A Problem with R

Data Batching- R Programming

 

The value of R lies in the enormous quantity of code contributed by analysts and academic researchers over many years, providing a packaged solution not only for common analytical techniques but also the esoteric and the obscure. The problem with R, and one that concerns many analysts dealing with large data volumes, is that R still relies on a traditional batch processing mode, with a single thread and all the data in RAM. While this suits the needs of many statisticians and researchers just fine, today’s ever-increasing data loads can easily exceed the resources of even the largest computing hardware.

It is not too difficult to find a dataset that will halt R with an out-of-memory error. Even if fast hardware and lots of RAM avoids an error, loading an entire dataset into memory all at once can reduce performance to unacceptably poor levels. One approach, exemplified by the Hadoop ecosystem, is to distribute the computation across multiple machines, and indeed Microsoft R Services has several options for accomplishing this. A second approach, and the one we’ll describe here, is to break the data into chunks and then develop algorithms that work on only one chunk at a time, negating the requirement of reading all the data into memory at once.

The XDF File

Revolution Analytics, now wholly owned by Microsoft, attacked this problem by developing a flexible new file format for data that they have dubbed “XDF”. Much like a conventional database file, the structure of an XDF file permits subsets of the data to be retrieved from the disk file without having to read the disk file into RAM as a single unit. XDF files are not available in Microsoft R Open; they are implemented in the RevoScaleR libraries and are only available in the Microsoft R Services.

RevoScaleR provides functions to create XDF files from a variety of inputs. Most published examples focus on csv file input, but input files can be SPSS files and SAS files, among others. Inputs are not restricted to files, and query results can be read directly from relational data sources into XDF format.

XDF Files from CSV

We will take a brief look at creating XDF files from csv file input, but will not focus on that because many examples are provided in the Microsoft R documentation. We start with a file fs.csv, which included all the rows and a subset of columns from the FactSales table in the ContosoRetailDW sample database. The following R command builds an XDF file and returns a reference that can be used for further examination and processing of the file if desired.

temp = rxImport(inData=”C:/Temp/fs.csv”, outFile=”C:/Temp/fsFromCSV.xdf”, rowsPerRead=100000)

We can see a substantial reduction in the file size resulting from the default compression.

CSV and XDF File Size

It is important to remember that the XDF advantage goes well beyond simple compression when using functions that process data from XDF files in chunks rather than working on the entire dataset at once.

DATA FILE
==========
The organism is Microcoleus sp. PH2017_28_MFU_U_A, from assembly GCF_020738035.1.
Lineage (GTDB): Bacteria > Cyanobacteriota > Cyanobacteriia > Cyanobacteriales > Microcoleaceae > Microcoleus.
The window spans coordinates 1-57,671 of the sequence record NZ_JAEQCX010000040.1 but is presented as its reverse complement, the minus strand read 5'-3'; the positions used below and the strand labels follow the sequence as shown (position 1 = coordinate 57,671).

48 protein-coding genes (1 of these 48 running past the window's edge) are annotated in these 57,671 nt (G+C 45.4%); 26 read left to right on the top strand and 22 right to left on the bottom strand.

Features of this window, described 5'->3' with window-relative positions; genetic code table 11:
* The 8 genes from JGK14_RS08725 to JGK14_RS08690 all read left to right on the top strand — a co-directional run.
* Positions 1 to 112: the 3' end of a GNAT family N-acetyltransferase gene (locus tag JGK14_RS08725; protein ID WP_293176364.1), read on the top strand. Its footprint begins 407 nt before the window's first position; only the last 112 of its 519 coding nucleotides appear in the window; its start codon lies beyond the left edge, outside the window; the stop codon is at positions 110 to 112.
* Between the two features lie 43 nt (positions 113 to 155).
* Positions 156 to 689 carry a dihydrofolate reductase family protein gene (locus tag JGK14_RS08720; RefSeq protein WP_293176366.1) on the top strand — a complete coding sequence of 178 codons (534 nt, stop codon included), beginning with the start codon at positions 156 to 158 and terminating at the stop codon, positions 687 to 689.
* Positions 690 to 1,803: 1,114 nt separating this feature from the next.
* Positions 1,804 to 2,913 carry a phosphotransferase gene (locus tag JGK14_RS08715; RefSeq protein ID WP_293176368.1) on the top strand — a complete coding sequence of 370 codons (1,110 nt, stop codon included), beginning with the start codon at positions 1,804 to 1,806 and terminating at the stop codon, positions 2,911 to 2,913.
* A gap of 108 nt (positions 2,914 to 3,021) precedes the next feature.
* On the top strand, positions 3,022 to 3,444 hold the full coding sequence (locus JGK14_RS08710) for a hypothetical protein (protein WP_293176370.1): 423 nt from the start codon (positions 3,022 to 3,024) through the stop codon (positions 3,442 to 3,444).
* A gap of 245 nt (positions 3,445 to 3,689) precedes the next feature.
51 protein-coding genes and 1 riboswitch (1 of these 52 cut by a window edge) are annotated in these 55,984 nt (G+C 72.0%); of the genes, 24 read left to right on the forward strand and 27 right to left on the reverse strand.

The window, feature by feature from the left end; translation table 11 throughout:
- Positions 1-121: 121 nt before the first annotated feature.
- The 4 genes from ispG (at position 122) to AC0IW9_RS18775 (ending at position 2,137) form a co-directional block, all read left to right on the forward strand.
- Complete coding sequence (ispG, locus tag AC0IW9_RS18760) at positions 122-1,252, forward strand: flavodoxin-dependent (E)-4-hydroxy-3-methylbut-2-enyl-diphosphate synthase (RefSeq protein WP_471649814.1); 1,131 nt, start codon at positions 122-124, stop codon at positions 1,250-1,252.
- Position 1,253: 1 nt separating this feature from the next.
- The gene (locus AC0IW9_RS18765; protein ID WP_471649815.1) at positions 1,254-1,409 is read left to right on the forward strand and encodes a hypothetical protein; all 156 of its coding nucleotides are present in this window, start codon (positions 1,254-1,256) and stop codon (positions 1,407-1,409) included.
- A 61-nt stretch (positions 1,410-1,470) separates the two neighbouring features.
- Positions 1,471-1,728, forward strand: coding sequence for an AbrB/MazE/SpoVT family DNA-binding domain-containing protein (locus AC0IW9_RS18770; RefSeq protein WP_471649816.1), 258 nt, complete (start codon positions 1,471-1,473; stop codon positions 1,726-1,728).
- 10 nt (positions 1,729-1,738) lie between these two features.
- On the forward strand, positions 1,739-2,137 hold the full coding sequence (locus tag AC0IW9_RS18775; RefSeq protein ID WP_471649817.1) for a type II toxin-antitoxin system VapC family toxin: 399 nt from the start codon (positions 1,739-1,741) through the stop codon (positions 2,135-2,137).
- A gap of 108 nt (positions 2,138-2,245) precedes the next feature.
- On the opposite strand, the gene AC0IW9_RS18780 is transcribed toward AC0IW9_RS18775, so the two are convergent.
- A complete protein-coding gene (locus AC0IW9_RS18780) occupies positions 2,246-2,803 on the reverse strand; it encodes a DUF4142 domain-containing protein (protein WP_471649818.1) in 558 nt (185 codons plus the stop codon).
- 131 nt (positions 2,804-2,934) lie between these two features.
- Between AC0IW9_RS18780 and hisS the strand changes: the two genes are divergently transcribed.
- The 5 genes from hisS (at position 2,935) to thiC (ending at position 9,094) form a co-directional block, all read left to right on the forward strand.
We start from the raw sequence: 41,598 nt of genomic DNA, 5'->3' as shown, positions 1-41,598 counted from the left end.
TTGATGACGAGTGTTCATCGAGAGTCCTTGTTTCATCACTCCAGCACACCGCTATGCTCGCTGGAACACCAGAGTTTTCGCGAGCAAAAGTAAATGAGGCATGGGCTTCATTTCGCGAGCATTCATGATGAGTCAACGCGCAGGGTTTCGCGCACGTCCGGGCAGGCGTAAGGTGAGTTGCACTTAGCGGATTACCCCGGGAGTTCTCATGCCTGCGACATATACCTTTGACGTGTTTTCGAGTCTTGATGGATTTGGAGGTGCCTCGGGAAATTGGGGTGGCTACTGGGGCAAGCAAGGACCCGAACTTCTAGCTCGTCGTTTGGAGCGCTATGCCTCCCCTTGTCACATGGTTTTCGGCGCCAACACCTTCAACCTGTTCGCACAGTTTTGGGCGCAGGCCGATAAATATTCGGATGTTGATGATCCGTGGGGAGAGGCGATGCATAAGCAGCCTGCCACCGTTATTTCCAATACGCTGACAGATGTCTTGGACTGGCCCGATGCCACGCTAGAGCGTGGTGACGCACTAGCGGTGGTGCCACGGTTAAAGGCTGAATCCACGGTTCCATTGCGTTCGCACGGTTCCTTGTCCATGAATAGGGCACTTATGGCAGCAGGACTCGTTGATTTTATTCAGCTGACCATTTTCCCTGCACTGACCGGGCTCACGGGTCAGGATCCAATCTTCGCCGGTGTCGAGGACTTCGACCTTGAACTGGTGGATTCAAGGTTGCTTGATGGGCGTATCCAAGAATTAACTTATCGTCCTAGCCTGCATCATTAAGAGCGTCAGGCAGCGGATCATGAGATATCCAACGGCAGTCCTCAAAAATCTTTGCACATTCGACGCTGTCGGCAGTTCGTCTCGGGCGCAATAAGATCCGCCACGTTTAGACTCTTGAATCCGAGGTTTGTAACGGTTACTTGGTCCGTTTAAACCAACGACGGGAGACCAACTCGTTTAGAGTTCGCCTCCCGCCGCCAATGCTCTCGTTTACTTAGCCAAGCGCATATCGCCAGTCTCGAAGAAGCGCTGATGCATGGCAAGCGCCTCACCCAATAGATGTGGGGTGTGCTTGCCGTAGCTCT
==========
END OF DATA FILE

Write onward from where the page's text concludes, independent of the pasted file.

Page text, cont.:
XDF Files from Queries

Clearly, in many cases it will be easier and faster to read data into XDF files directly from a relational data source. Curiously, in my experience less compression is obtained from the default algorithm, even though the row data is identical.

require(RevoScaleR)

require(RODBC)

ch01<-odbcDriverConnect(“DRIVER={SQL Server Native Client 11.0};SERVER=localhost\\RTest;Database=ContosoRetailDW;Trusted_Connection=Yes”)

ptm = proc.time()

test<-rxImport(sqlQuery(ch01,”SELECT * FROM FactSalesByDate(‘2007′,’2010’)”),outFile=”C:\\Temp\\fsFromQuery.xdf”, append=”none”, overwrite=TRUE)

proc.time() – ptm

For this set of experiments I created a table-valued function to keep the inline query in the R code small, but this step is for convenience. Any valid SQL query is fair game. On my test VM, this query took about 30 seconds to run in the Management Studio and about 75 seconds to run while creating the XDF file in R.

A Quick Aside

Notice that in the csv example and the query example two different methods were used to specify the file path. The forward slash works as is; if you wish to use the backslash you must ‘escape’ if with a second backslash.

The Resulting XDF File

File Size for XDF files prepared from csv files and from SQL queries

The XDF file created from the query is significantly larger; the cause of this is not entirely clear. The rxGetInfo function can be used to examine the characteristics of the XDF file and the variables within:

rxGetInfo(“C:/Temp/fsFromCSV.xdf”, getVarInfo = TRUE)

When converting from CSV or from a query, there is good chance that datatype conversion decisions will be made differently. In this case, the numeric (as opposed to integer) data was converted to a float32 when read from the CSV and remained numeric when read from the query results. This difference, however does not account for the entire disparity between the XDF files obtained from the two different methods.

Appending XDF Files

Once an XDF file is created, additional resultsets with the same column structure can be appended to it, whether the results are from another csv file, another query, or another XDF file. This is accomplished by setting the value of the append parameter to “rows” rather than the default “none.” In this case, the XDF file must actually exist; the rxImport function will not create a new file for appending.

temp <- rxImport(“C:/Temp/fs2009.xdf”, outFile = “C:/Temp/fs.xdf”, append = “rows”)

Conclusions

XDF files are an effective weapon in the ongoing battle between data and available RAM. Familiarity with XDF files will be a necessity for any data scientist adopting the Microsoft Enterprise R platform, True geeks who wish to learn more about how disk files can be used as extended memory for statistical algorithms can read “Algorithms and Data Structures for External Memory” by Jeffrey Scott Vitter.

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